Recently a physician asked “I have never been sued, but what is it like?” I have witnessed the legal process from Notice of Intent through Jury Trial and at first blush should be an easy question to answer… but it is not. First, I have never been sued for medical malpractice as I am not a physician. Secondly, I have witnessed a variety of reactions and believe it is different for everyone. The following will outline some points for consideration as we attempt to answer “What is it like to be sued?” in common speak.
- Incident – Often the process begins with an unhappy patient, challenging outcome, or frustrated family member. This can be a time to contact the risk management department at your insurance company for advice on how to best navigate the situation. Should you receive a complaint or notice from a plaintiff attorney we would recommend you contact your Medical Professional Liability Insurance Company’s claims department immediately. Don’t forget, your agent is a great resource to get you pointed in the right direction.
- Preparation – Once an event has been reported to your insurance carrier, you would typically meet with the assigned claims specialist to do an initial review. Some background work often goes into this by reviewing medical records or doing interviews in person or by phone. Typically a defense attorney is assigned. They will assist in managing this process with your claims representative.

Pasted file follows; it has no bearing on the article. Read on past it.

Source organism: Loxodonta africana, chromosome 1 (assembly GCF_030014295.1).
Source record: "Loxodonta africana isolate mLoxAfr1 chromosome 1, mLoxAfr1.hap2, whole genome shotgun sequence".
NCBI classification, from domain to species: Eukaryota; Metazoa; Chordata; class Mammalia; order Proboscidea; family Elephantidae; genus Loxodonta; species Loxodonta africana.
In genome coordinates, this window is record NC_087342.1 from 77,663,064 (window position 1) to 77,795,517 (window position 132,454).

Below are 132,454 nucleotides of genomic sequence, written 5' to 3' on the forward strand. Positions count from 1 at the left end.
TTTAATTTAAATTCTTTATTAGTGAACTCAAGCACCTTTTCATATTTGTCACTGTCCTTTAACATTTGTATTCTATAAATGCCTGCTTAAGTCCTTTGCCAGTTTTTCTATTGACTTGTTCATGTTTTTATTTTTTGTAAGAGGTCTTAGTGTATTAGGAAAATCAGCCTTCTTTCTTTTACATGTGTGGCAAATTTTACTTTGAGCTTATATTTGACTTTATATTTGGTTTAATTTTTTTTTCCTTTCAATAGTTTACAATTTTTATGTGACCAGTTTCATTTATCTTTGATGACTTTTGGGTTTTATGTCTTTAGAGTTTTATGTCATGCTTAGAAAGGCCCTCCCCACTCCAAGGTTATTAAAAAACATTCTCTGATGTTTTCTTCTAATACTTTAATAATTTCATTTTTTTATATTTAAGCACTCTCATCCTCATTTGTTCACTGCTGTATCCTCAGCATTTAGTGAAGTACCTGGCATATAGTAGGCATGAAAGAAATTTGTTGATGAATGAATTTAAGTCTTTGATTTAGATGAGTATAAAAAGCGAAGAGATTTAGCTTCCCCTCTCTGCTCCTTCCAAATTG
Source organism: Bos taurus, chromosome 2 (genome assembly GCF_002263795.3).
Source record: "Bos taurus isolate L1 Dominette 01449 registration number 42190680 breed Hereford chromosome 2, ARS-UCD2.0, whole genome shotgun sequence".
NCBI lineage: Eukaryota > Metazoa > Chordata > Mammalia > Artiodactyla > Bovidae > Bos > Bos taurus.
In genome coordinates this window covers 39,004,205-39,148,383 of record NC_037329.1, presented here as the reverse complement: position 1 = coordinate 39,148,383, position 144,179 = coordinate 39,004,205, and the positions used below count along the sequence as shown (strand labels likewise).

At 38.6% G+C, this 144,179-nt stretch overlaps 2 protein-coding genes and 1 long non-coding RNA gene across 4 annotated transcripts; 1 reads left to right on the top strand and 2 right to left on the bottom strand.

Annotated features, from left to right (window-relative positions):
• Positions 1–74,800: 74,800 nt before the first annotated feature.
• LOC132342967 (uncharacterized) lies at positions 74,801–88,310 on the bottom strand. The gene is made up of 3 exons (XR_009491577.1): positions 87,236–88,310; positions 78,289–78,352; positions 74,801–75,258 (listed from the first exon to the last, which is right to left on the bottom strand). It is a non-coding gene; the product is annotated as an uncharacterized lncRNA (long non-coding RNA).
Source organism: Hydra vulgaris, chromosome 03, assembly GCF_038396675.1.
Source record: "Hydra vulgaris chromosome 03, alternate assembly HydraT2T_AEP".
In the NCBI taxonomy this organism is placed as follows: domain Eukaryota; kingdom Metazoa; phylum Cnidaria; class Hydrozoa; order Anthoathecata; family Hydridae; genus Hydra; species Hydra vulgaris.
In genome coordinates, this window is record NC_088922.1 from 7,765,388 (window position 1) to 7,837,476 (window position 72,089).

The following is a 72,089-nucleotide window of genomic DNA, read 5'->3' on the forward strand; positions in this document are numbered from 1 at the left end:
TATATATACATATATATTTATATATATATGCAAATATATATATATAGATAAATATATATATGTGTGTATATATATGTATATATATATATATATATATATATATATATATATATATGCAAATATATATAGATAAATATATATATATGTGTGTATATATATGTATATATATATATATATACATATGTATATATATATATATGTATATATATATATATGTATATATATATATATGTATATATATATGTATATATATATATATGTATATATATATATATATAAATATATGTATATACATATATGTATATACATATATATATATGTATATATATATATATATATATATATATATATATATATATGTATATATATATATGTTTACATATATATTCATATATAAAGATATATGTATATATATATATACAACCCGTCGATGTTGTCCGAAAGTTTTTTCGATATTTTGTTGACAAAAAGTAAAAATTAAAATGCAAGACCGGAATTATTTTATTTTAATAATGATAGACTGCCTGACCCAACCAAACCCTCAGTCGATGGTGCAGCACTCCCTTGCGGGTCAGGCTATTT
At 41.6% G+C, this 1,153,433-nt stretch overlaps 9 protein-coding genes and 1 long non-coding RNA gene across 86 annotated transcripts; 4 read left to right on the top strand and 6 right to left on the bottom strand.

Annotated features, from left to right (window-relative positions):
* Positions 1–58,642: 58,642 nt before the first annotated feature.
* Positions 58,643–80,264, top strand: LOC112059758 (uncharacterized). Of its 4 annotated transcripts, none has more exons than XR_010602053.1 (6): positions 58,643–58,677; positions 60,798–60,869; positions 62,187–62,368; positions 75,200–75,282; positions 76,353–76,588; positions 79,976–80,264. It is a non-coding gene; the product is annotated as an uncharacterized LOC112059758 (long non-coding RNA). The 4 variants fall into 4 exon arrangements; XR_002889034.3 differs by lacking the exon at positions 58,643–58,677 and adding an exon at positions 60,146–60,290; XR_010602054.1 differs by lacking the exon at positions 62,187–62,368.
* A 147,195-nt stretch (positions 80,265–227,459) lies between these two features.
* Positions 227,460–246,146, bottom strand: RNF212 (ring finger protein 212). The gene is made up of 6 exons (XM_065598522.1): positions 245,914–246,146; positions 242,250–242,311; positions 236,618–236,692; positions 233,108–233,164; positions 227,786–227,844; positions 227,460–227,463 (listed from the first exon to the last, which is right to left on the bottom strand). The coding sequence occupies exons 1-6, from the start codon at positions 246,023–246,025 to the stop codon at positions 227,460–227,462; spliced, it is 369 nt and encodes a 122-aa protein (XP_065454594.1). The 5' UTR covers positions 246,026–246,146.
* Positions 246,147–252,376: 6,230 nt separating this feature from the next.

- Fact Finding – As you enter the “discovery phase” specific requests will be made of you. STOP! THIS IS CRITICAL – Whenever you receive a legal request by the other party, speak to your claims advisor and defense counsel first! Depositions are typically taken and are not a very fun part of the process. Words can be twisted. Questions will be asked in many different ways, multiple times.
- Courtroom – If a lawsuit is taken all the way to trial, it can be challenging as you will be in the courtroom of your local community. You will spend time away from work and family. You may even have second thoughts. However; I have heard a resounding response of relief, happiness, and belief in one’s self and practice when a verdict of “Not Guilty” is returned.
It is a challenging decision to determine whether you will go to trial or settle a lawsuit, especially when this process can take many years. Seek advice from your defense counsel, claims advisor, insurance agent, and colleagues. Some Professional Liability companies have networks set up so that you can speak to other physicians who have experienced these events first hand. At the end of the day, you must feel good about the course you choose. Not only today, but ultimately at retirement.